“National Coronavirus Response: A Road Map to Reopening.” Gottlieb, S., Rivers, C., McClellan, M., et. al. American Enterprise Institute. March 28, 2020. Available at

“How Prepared is the U.S. to Respond to COVID-19 Relative to Other Countries?” Kamal, R., Kurani, N. McDermott, D., et. al. Peterson- Kaiser Family Foundation Health System Tracker. March 27, 2020. Available at

“Hospital Readiness for COVID-19: Analysis of Bed Capacity and How it Varies Across the Country.” Blavin, F. and Arnos, D. Urban Institute. March 19, 2020. Available at

“American Hospital Capacity and Projected Need for COVID-19 Patient Care.” Tsai, T., Jacobson, B., and Jha, A. Health Affairs Blog. March 17, 2020. Available at

“COVID-19: A Stress Test for a U.S. Health Care System Already Under Stress.” Abir, M., Cutter, C., and Nelson, C. Rand Corporation (blog). March 12, 2020. Available at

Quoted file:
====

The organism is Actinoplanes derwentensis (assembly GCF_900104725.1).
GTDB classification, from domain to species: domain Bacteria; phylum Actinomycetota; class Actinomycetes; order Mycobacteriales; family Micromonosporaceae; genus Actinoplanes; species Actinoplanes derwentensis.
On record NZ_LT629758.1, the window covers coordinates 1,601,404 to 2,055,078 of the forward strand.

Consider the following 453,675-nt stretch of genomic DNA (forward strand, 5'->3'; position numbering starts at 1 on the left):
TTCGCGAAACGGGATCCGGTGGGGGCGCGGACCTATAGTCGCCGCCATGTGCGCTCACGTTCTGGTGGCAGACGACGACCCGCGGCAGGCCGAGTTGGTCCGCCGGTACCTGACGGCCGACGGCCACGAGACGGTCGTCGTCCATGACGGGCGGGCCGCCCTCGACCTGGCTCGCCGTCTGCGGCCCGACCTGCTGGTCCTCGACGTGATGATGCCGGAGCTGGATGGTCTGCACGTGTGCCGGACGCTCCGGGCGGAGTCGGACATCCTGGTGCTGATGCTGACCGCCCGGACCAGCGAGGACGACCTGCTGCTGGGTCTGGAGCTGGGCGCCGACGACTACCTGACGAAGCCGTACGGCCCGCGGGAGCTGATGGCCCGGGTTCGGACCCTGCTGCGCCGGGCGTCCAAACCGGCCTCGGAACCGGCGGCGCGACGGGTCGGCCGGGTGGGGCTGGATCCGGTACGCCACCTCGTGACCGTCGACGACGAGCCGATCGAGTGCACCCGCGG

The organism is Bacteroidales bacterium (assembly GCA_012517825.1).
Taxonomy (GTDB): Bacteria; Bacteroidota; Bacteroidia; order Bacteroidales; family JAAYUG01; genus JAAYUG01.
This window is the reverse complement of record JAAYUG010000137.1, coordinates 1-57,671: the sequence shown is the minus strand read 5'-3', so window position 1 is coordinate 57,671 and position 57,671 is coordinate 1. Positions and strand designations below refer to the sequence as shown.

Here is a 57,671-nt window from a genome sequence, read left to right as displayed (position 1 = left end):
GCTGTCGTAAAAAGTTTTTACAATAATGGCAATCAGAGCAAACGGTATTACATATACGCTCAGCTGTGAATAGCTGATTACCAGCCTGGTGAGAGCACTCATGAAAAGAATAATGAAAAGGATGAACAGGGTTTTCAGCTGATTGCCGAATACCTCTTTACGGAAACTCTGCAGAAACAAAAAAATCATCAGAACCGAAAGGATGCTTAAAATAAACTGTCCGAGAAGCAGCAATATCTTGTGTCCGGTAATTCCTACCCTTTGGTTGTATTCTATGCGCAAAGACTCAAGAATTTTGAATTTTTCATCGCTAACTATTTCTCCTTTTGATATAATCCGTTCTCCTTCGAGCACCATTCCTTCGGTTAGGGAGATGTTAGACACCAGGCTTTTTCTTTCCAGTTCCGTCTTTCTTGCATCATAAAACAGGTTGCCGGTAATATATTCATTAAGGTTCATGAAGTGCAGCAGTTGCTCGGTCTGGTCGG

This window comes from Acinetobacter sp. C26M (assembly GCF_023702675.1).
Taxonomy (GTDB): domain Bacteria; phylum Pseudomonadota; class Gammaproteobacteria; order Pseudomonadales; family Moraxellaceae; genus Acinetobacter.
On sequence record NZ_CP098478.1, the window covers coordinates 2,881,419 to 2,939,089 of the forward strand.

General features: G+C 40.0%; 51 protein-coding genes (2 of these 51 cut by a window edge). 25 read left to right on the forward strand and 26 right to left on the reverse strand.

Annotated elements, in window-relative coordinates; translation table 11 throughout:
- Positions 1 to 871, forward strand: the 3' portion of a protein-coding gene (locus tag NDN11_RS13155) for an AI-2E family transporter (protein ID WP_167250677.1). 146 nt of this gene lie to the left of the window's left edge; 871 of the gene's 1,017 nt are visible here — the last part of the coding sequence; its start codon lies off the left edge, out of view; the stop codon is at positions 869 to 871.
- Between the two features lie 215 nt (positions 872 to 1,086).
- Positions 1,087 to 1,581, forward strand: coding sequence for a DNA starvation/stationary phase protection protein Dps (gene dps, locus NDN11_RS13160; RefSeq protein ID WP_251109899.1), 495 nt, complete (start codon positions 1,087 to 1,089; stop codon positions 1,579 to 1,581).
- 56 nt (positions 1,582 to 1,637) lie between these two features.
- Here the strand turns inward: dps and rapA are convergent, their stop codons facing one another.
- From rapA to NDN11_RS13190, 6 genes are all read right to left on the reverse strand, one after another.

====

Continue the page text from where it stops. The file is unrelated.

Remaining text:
Session 8 – Advancing Prevention and Treatment: A Conversation with Dr. Mark McClellan

Key Resources (listed chronologically, beginning with the most recent)

“National Coronavirus Response: A Road Map to Reopening.” Gottlieb, S., Rivers, C., McClellan, M., et. al. American Enterprise Institute. March 29, 2020. Available at

“Advancing Treatments to Save Lives and Reduce the Risk of COVID-19.” Gottlieb, S. and McClellan, M. Duke-Margolis Center for Health Policy. March 19, 2020. Available at

Interactive Tools (listed chronologically, beginning with the most recent)

“Coronavirus Test Tracker: Commercially Available COVID-19 Diagnostic Tests.” 360DX. April 6, 2020. Available at

“COVID-19 Treatment and Vaccine Tracker.” FasterCures, a Center of the Milken Institute. April 2020. Available at